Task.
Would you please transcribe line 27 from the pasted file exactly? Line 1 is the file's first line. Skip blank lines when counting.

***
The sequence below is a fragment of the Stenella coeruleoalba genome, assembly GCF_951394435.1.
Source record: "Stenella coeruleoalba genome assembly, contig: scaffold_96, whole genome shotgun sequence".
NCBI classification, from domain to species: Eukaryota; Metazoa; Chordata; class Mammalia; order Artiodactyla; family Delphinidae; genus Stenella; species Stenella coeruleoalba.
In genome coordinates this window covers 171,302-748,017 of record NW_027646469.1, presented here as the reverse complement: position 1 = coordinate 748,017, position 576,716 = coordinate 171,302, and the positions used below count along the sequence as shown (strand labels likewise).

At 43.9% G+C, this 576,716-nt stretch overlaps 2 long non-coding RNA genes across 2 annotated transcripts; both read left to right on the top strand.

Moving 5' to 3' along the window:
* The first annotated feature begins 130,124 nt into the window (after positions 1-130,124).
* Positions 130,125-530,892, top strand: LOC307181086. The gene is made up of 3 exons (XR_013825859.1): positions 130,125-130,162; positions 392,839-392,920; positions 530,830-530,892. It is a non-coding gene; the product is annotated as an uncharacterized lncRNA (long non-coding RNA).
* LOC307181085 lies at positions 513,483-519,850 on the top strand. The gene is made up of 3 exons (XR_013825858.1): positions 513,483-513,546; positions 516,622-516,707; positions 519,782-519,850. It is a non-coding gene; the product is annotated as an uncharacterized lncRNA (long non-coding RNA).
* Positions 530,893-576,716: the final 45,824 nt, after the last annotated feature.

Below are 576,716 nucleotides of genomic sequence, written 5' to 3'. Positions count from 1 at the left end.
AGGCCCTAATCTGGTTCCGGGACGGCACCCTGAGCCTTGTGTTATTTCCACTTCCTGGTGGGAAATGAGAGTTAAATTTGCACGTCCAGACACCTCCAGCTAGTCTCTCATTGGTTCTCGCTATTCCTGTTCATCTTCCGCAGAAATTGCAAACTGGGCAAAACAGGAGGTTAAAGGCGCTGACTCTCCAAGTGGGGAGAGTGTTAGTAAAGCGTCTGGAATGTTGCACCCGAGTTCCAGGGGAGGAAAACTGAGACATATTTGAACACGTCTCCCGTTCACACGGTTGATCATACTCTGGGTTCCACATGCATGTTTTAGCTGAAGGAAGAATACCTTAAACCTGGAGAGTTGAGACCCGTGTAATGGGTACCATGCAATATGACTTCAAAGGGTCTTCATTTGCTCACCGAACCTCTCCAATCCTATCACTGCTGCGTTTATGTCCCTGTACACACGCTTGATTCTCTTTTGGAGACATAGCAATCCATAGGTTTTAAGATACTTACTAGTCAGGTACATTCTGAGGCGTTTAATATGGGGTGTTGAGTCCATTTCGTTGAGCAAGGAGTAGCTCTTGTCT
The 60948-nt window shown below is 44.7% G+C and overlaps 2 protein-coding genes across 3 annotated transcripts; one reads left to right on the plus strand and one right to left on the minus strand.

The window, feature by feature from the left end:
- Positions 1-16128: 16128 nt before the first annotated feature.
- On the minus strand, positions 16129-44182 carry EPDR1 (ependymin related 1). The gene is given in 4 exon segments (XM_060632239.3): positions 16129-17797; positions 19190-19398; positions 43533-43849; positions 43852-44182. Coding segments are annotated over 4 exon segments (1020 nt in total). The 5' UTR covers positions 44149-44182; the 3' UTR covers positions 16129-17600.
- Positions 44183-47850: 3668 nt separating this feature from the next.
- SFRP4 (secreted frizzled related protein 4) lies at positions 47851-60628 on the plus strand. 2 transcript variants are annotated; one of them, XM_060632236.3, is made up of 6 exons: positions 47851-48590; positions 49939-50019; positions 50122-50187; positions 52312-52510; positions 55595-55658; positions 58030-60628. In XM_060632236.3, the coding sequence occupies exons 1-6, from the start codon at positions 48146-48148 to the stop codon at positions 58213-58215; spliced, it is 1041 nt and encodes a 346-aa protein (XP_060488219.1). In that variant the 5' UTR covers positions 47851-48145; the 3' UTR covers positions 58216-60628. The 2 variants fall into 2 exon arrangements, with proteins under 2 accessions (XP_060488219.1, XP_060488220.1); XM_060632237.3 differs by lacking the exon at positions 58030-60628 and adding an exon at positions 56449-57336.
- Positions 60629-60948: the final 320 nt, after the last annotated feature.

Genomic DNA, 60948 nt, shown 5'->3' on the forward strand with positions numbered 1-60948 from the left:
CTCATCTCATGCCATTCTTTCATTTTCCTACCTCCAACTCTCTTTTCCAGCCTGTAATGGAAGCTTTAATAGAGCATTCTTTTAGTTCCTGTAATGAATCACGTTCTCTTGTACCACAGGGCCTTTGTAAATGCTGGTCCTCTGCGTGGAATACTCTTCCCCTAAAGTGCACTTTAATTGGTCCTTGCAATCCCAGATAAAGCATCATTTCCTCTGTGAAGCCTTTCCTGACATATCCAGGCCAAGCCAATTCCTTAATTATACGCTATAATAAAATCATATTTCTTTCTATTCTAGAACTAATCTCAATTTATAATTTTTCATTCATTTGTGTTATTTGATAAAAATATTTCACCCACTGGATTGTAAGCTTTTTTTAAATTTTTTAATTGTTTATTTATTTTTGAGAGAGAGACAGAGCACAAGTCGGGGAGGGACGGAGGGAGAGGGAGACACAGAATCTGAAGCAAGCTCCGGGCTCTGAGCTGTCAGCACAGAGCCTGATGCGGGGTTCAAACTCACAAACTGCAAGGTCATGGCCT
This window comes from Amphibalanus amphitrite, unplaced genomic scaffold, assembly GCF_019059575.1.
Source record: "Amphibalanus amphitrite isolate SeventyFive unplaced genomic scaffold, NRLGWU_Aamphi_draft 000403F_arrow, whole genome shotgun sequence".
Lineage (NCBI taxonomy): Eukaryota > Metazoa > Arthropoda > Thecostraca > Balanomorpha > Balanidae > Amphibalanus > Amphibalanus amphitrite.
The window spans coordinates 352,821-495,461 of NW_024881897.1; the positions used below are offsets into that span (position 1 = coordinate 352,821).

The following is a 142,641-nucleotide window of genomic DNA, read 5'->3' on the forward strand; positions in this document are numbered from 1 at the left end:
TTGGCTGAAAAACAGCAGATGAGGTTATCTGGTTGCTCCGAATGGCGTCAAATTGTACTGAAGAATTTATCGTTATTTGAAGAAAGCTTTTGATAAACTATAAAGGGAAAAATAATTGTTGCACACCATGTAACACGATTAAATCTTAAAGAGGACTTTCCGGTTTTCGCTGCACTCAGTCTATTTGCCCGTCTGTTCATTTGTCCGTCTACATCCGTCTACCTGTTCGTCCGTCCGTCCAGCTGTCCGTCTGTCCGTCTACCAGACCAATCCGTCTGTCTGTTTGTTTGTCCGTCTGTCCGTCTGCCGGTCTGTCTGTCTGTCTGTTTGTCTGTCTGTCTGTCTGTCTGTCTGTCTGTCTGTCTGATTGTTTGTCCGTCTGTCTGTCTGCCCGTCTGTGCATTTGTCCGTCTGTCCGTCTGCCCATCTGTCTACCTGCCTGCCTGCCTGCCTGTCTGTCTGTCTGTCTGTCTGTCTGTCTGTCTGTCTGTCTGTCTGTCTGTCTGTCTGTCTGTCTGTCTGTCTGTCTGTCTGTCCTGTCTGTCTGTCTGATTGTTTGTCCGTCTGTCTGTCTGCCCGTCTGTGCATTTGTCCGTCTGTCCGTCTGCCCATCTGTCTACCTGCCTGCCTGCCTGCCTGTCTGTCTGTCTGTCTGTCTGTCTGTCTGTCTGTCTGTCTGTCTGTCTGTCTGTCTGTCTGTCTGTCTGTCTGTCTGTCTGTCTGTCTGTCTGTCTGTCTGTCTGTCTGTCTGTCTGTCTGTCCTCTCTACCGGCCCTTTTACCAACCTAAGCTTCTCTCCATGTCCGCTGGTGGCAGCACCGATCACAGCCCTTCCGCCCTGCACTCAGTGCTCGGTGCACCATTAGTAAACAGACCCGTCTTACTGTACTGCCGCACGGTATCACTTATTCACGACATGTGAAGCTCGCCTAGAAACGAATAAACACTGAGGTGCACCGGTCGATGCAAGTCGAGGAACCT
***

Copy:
TTGGCTGAAAAACAGCAGATGAGGTTATCTGGTTGCTCCGAATGGCGTCAAATTGTACTGAAGAATTTATCGTTATTTGAAGAAAGCTTTTGATAAACTATAAAGGGAAAAATAATTGTTGCACACCATGTAACACGATTAAATCTTAAAGAGGACTTTCCGGTTTTCGCTGCACTCAGTCTATTTGCCCGTCTGTTCATTTGTCCGTCTACATCCGTCTACCTGTTCGTCCGTCCGTCCAGCTGTCCGTCTGTCCGTCTACCAGACCAATCCGTCTGTCTGTTTGTTTGTCCGTCTGTCCGTCTGCCGGTCTGTCTGTCTGTCTGTTTGTCTGTCTGTCTGTCTGTCTGTCTGTCTGTCTGTCTGATTGTTTGTCCGTCTGTCTGTCTGCCCGTCTGTGCATTTGTCCGTCTGTCCGTCTGCCCATCTGTCTACCTGCCTGCCTGCCTGCCTGTCTGTCTGTCTGTCTGTCTGTCTGTCTGTCTGTCTGTCTGTCTGTCTGTCTGTCTGTCTGTCTGTCTGTCTGTCTGTCTGTCCTGTCTGTCTGTCTGATTGTTTGTCCGTCTGTCTGTCTGCCCGTCTGTGCATTTGTCCGTCTGTCCGTCTGCCCATCTGTCTACCTGCCTGCCTGCCTGCCTGTCTGTCTGTCTGTCTGTCTGTCTGTCTGTCTGTCTGTCTGTCTGTCTGTCTGTCTGTCTGTCTGTCTGTCTGTCTGTCTGTCTGTCTGTCTGTCTGTCTGTCTGTCTGTCTGTCTGTCTGTCCTCTCTACCGGCCCTTTTACCAACCTAAGCTTCTCTCCATGTCCGCTGGTGGCAGCACCGATCACAGCCCTTCCGCCCTGCACTCAGTGCTCGGTGCACCATTAGTAAACAGACCCGTCTTACTGTACTGCCGCACGGTATCACTTATTCACGACATGTGAAGCTCGCCTAGAAACGAATAAACACTGAGGTGCACCGGTCGATGCAAGTCGAGGAACCT